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The purpose of this paper is to illuminate the history of national education policy through an interview with one of its significant makers and critics, Lyndsay Connors, a…
The purpose of this paper is to illuminate the history of national education policy through an interview with one of its significant makers and critics, Lyndsay Connors, a former Australian Schools Commissioner.
The paper occurs as an interview. The text is based on a revised conversation held as an event of the Australian and New Zealand History of Education Conference held at the University of Canberra, on 26 September 2017.
Australian educational policy is peculiarly complex, and apparently “irrational”. This appears especially so in relation to the government, tax-raised, funding of government and non-government schools. A combination of the peculiarities of Australian federalism in relation to education, political expediency, popular exhaustion with the “state aid” debate, the power of entrenched interest groups and the distancing of democratic decision making from the decision-making process in relation to education all play a part.
The originality of this contribution to a research journal lies in its combination of autobiography with historical policy analysis.
The purpose of this paper is to explore philosophies of progressive education circulating in Australia in the period immediately following the expansion of secondary…
The purpose of this paper is to explore philosophies of progressive education circulating in Australia in the period immediately following the expansion of secondary schools in the 1960s. It examines the rise of the alternative and community school movement of the 1970s, focusing on initiatives within the Victorian government school sector. It aims to better understand the realisation of progressive education in the design and spatial arrangements of schools, with specific reference to the re-making of school and community relations and new norms of the student-subject of alternative schooling.
It combines historical analysis of educational ideas and reforms, focusing largely on the ideas of practitioners and networks of educators, and is guided by an interest in the importance of school space and place in mediating educational change and aspirations. It draws on published writings and reports from teachers and commentators in the 1970s, publications from the Victorian Department of Education, media discussions, internal and published documentation on specific schools and oral history interviews with former teachers and principals who worked at alternative schools.
It shows the different realisation of radical aims in the set up of two schools, against a backdrop of wider innovations in state education, looking specifically at the imagined effects of re-arranging the physical and symbolic space of schooling.
Its value lies in offering the beginnings of a history of 1970s educational progressivism. It brings forward a focus on the spatial dimensions of radical schooling, and moves from characterisation of a mood of change to illuminate the complexities of these ideas in the contrasting ambitions and design of two signature community schools.
Concerned with the need to scrutinize the rhetoric of currentblueprints for schooling reform to ensure that in their implementationthere results a power redistribution…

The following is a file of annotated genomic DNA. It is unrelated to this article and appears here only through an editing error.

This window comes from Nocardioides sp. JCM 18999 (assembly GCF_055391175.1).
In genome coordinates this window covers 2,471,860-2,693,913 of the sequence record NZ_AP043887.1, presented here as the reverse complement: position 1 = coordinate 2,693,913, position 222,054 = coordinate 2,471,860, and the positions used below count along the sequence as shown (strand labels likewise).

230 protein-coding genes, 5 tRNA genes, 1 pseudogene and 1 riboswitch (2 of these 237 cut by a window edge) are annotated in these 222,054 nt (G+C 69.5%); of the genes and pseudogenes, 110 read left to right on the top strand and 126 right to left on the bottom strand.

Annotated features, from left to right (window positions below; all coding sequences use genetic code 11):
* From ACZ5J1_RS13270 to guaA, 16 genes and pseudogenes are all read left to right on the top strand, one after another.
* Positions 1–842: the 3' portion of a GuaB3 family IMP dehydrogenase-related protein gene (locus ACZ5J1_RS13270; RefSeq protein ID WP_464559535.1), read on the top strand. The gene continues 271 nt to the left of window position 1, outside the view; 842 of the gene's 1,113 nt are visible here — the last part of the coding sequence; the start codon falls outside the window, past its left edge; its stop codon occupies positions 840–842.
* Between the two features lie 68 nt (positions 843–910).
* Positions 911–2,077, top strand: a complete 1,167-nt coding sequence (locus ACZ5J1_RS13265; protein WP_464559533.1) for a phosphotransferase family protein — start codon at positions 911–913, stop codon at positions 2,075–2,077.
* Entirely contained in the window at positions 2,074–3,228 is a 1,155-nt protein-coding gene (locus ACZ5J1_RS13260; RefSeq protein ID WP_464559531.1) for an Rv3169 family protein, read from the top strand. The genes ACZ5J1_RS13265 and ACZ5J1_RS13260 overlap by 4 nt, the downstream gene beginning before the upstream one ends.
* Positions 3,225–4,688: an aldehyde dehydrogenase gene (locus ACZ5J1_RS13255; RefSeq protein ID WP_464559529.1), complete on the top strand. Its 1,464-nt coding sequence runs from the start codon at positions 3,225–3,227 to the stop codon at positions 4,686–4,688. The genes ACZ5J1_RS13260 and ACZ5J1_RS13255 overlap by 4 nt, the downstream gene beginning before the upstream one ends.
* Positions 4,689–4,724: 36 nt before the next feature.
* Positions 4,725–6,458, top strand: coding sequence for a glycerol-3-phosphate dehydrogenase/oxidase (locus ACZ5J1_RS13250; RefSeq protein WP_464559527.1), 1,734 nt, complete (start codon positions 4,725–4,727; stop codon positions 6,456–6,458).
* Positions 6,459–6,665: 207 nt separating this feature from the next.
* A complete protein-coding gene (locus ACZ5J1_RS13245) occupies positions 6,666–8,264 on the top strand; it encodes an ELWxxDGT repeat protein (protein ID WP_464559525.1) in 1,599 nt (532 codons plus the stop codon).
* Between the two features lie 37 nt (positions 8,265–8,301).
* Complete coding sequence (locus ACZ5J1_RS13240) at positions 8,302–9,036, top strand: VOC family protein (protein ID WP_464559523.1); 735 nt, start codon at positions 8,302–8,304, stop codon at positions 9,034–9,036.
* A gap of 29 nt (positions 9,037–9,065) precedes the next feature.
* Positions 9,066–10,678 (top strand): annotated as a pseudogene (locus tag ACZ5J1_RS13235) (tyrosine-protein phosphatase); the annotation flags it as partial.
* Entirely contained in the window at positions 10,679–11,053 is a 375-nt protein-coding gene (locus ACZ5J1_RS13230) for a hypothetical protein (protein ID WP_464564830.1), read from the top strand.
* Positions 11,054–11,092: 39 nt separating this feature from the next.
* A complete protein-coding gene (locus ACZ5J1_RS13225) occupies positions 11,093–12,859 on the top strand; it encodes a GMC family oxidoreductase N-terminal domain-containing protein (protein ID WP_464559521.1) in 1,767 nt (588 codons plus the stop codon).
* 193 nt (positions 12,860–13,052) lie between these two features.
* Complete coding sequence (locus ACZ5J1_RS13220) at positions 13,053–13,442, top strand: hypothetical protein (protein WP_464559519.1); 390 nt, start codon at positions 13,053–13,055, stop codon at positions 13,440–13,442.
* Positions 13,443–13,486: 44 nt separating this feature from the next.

Concerned with the need to scrutinize the rhetoric of current blueprints for schooling reform to ensure that in their implementation there results a power redistribution which is in the interests of improved educational outcomes for more students, particularly for those who are currently the least advantaged. It is argued that with the implementation of decentralization and devolution policies for public education, there is a need to ensure that the principle of equity is maintained as an end to be achieved through democratic and efficient means which are in harmony with the spirit of public schooling in a liberal democracy. Questions related to the motives for reform and who benefits are pivotal.
A study of the published statements of Australian school administrators revealed that two distinctive configurations of power and service relationships are projected in…
A study of the published statements of Australian school administrators revealed that two distinctive configurations of power and service relationships are projected in their publically presented images of state school administration as it relates to government and the public. A previous Traditional Centralist‐Unity configuration is now being replaced by an Emergent Devolution‐Diversity conformation. Analysis was directed to (a) understanding the significance of the two images in terms of their function as public communications, and (b) accounting for the shift in the imagery in the light of pressures for change, the way administrators are interpreting change as turbulence, and the projection of counter images incorporating critiques of government school systems. To help organise analysis, it was assumed that images of system administration have the potential to communicate: 1. information, 2. explanation, 3. judgements and value positions, 4. statements designed to advance sectional interests, and 5. themes and persuasive symbols. It was also assumed that the shift in the public images of administrators may be studied in the way their images relate to three basic sources of administrative tension: tensions which arise from problems of meaning, problems of aspiration, and problems of practice.